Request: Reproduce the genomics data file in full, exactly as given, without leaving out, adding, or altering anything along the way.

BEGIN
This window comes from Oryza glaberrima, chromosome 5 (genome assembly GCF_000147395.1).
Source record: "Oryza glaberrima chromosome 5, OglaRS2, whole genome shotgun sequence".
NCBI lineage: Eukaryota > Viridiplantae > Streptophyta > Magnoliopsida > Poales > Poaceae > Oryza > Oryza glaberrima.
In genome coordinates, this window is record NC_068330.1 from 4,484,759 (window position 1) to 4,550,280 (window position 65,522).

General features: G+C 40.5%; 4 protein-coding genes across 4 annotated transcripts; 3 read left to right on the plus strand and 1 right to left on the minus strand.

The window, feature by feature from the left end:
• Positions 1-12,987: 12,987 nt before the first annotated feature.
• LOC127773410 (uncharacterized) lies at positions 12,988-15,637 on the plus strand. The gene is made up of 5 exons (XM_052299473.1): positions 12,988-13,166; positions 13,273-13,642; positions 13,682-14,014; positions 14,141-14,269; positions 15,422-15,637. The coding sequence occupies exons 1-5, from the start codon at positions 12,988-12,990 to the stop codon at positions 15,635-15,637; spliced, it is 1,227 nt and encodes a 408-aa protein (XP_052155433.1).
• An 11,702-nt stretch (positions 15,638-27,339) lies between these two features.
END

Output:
This window comes from Oryza glaberrima, chromosome 5 (genome assembly GCF_000147395.1).
Source record: "Oryza glaberrima chromosome 5, OglaRS2, whole genome shotgun sequence".
NCBI lineage: Eukaryota > Viridiplantae > Streptophyta > Magnoliopsida > Poales > Poaceae > Oryza > Oryza glaberrima.
In genome coordinates, this window is record NC_068330.1 from 4,484,759 (window position 1) to 4,550,280 (window position 65,522).

General features: G+C 40.5%; 4 protein-coding genes across 4 annotated transcripts; 3 read left to right on the plus strand and 1 right to left on the minus strand.

The window, feature by feature from the left end:
• Positions 1-12,987: 12,987 nt before the first annotated feature.
• LOC127773410 (uncharacterized) lies at positions 12,988-15,637 on the plus strand. The gene is made up of 5 exons (XM_052299473.1): positions 12,988-13,166; positions 13,273-13,642; positions 13,682-14,014; positions 14,141-14,269; positions 15,422-15,637. The coding sequence occupies exons 1-5, from the start codon at positions 12,988-12,990 to the stop codon at positions 15,635-15,637; spliced, it is 1,227 nt and encodes a 408-aa protein (XP_052155433.1).
• An 11,702-nt stretch (positions 15,638-27,339) lies between these two features.